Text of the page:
I have an algorithm that creates a grayscale gradient based on a distance to a closest pixel in a mask. I find the pixel by constructing a circle with an increasing radius and sampling all of the pixels in a mask against pixels of the circle:

```
for (x = 0; x < width; x++){
for (y = 0; y < height; y++) {
bool pixelFound = false;
for (radius = 0; radius < resolution, pixelFound == false; radius++) {
for (alpha = 0; alpha < 2 * PI; alpha += 1/radius) {
xx = x + cos(alpha)*radius;
yy = y + sin(alpha)*radius;
if ( MaskHasPixel(xx, yy) ) {
pixelFound = true;
gradient = 1 - Magnitude(xx-x, yy-y) / resolution;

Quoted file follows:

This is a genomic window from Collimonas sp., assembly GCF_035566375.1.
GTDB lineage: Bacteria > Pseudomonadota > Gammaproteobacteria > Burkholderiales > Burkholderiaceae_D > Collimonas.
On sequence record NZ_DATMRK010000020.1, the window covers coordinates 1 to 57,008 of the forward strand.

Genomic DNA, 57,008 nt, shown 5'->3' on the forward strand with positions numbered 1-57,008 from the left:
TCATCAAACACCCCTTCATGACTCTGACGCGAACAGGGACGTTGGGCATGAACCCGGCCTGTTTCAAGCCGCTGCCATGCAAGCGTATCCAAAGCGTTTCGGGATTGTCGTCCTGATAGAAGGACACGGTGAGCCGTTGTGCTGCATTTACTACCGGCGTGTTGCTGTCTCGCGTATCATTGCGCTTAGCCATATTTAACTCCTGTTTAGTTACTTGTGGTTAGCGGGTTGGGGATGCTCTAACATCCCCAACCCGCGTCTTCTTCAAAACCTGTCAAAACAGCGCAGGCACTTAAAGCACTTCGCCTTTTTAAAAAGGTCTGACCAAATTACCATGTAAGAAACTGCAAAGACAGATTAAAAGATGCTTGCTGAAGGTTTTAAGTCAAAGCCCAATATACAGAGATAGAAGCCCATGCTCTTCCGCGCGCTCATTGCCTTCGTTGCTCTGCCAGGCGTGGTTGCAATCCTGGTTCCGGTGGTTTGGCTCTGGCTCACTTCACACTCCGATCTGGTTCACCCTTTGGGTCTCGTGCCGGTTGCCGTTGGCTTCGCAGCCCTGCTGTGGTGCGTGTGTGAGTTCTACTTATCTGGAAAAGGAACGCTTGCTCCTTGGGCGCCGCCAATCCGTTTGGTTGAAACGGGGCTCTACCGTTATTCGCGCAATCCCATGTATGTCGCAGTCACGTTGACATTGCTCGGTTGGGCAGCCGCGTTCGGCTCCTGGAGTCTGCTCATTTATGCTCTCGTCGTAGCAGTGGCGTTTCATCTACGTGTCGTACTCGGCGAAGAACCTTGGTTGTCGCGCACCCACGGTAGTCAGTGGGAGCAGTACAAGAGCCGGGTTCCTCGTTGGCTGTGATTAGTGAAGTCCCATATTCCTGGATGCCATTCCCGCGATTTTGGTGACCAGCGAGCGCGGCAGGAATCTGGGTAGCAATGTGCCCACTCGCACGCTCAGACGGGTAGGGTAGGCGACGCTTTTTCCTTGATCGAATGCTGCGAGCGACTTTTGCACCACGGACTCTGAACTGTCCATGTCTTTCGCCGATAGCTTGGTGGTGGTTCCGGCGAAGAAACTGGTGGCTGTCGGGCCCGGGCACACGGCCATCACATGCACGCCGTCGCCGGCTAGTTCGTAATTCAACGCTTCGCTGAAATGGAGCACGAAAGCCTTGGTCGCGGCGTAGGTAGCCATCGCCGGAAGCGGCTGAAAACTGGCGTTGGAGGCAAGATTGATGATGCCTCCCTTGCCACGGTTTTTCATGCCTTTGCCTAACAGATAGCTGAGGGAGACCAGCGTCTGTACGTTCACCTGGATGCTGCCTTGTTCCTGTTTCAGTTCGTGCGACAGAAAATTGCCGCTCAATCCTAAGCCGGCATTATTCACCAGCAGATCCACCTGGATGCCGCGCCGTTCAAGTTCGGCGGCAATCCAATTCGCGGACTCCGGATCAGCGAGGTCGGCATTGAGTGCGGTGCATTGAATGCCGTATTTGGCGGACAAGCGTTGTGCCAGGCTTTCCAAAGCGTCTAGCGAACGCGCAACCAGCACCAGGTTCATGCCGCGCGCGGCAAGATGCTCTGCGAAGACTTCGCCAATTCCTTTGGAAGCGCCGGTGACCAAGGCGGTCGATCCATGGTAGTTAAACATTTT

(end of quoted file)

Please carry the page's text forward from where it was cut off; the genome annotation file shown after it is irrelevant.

WriteGradientForPixel(x,y, gradient);
}
}
}
}
}
```

Currently the algorithm is incredibly slow - for an image of 512x512 and mask size of 128x128 it will have to do 512*512*384*41 = 4 127 195 136 comparisons, which takes a tremendous amount of time to compute on the CPU. One of the options would be to do the computations on the GPU, but is it possible to optimize this algorithm to make it work much faster? I want eventually to get a nice smooth gradient relatively fast.

Thanks!

`,`

with`&&`

in`radius < resolution, pixelFound == false`

. – Mark Ransom Feb 13 '13 at 16:32`sin(alpha)`

&`cos(alpha)`

- these functions are slowly. Also you do everything wrong! Don't scanallpixels, but make a gradient mask based on your mask (mark pixels with values of their distance to mark). You can do it with subsequent dilations. – Eddy_Em Feb 13 '13 at 16:35